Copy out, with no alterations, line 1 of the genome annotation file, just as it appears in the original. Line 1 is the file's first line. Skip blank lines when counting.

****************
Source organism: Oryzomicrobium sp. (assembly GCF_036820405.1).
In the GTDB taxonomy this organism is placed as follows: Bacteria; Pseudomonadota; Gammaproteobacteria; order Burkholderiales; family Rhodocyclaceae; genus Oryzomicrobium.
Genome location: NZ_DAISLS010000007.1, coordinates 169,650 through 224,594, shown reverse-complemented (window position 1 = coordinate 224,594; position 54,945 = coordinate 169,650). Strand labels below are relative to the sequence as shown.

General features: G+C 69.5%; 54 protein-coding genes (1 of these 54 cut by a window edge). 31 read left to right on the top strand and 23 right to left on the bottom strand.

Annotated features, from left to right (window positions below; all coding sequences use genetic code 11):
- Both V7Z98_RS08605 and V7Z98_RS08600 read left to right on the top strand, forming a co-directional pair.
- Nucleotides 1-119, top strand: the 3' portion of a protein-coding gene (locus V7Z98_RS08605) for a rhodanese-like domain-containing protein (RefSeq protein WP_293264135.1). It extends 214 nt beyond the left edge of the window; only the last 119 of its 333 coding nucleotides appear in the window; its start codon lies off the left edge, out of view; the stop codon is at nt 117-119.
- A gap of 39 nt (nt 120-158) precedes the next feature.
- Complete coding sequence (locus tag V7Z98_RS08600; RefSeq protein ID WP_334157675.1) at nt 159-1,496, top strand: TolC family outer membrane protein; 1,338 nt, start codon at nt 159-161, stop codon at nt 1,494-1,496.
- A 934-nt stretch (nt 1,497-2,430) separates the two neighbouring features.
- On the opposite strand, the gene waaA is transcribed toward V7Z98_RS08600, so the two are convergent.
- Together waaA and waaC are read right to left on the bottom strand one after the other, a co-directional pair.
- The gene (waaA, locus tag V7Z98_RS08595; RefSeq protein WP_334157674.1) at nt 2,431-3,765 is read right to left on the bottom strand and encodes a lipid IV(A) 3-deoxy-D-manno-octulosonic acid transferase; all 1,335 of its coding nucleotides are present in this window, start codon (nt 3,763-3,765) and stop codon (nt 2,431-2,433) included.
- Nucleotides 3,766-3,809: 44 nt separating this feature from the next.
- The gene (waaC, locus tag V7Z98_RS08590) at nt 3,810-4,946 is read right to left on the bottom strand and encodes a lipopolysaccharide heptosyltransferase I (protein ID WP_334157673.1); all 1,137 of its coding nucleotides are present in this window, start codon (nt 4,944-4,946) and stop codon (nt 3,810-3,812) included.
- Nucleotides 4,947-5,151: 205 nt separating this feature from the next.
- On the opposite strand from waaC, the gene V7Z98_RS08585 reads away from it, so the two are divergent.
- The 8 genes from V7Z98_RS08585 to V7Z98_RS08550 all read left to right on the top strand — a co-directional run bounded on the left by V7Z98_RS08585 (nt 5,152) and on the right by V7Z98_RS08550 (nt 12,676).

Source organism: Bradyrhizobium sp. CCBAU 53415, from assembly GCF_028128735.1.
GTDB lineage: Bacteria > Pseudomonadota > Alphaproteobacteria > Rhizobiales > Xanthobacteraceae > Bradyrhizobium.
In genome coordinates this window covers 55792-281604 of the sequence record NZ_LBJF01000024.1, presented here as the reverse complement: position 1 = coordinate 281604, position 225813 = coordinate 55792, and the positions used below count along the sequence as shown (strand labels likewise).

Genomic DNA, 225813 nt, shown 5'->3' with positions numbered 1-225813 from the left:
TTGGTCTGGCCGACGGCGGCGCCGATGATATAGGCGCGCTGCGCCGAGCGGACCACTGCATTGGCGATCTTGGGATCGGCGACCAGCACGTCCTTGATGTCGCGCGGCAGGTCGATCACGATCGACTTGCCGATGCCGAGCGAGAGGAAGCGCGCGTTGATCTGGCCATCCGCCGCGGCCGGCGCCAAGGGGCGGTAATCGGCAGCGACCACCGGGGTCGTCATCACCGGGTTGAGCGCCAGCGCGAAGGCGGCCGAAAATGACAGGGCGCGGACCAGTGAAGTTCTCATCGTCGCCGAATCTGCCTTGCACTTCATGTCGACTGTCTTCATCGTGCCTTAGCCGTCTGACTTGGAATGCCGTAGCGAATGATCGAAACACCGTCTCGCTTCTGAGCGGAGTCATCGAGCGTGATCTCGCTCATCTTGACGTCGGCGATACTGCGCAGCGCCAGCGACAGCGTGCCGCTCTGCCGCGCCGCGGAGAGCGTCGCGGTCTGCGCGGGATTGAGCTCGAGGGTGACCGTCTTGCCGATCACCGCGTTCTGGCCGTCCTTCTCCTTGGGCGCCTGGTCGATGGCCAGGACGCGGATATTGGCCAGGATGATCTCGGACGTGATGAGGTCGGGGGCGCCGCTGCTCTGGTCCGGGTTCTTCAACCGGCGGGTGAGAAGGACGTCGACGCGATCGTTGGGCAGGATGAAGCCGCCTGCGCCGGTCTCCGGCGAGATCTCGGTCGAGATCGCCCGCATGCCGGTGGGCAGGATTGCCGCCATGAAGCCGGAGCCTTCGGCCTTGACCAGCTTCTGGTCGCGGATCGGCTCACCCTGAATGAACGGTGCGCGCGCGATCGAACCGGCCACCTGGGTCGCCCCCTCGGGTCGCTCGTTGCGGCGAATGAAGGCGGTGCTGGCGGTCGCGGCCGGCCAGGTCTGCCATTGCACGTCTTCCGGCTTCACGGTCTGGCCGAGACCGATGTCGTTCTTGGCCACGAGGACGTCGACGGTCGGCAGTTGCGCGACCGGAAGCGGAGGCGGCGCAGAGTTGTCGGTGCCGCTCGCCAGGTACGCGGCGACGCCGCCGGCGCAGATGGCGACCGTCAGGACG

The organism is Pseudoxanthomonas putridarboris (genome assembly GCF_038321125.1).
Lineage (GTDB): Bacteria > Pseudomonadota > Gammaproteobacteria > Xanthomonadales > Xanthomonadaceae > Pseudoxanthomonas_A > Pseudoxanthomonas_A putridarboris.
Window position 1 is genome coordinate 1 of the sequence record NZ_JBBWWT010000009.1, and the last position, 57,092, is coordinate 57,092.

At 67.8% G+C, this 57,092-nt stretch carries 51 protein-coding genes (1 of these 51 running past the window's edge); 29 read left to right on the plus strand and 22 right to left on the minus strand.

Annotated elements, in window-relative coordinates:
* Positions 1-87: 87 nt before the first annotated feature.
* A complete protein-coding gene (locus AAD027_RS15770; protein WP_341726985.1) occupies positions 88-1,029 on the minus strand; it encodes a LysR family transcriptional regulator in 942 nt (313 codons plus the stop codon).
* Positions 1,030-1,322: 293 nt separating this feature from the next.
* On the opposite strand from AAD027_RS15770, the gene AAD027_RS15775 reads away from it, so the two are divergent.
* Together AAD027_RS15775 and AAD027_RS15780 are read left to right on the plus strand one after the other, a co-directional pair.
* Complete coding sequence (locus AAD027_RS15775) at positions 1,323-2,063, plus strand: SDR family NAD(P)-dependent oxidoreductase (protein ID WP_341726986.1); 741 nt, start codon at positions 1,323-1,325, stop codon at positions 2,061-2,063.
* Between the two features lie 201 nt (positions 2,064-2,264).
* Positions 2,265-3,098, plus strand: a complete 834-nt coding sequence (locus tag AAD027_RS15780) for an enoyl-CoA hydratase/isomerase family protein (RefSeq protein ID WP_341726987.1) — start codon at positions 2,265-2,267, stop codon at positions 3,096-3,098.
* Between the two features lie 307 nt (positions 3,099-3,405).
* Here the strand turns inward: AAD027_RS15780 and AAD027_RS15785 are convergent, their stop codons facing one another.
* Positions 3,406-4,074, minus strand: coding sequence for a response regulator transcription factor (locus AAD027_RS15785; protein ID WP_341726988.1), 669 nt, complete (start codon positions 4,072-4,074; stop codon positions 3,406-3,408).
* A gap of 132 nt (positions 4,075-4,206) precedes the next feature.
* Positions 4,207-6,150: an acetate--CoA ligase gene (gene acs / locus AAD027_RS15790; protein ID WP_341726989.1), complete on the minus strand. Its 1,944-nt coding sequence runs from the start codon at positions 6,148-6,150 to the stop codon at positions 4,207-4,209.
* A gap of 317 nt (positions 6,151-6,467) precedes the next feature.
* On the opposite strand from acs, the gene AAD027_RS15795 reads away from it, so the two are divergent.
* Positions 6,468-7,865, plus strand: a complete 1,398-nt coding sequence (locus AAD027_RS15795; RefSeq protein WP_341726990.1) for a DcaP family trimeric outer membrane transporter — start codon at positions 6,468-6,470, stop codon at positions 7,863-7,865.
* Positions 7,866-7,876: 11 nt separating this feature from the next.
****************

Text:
Source organism: Oryzomicrobium sp. (assembly GCF_036820405.1).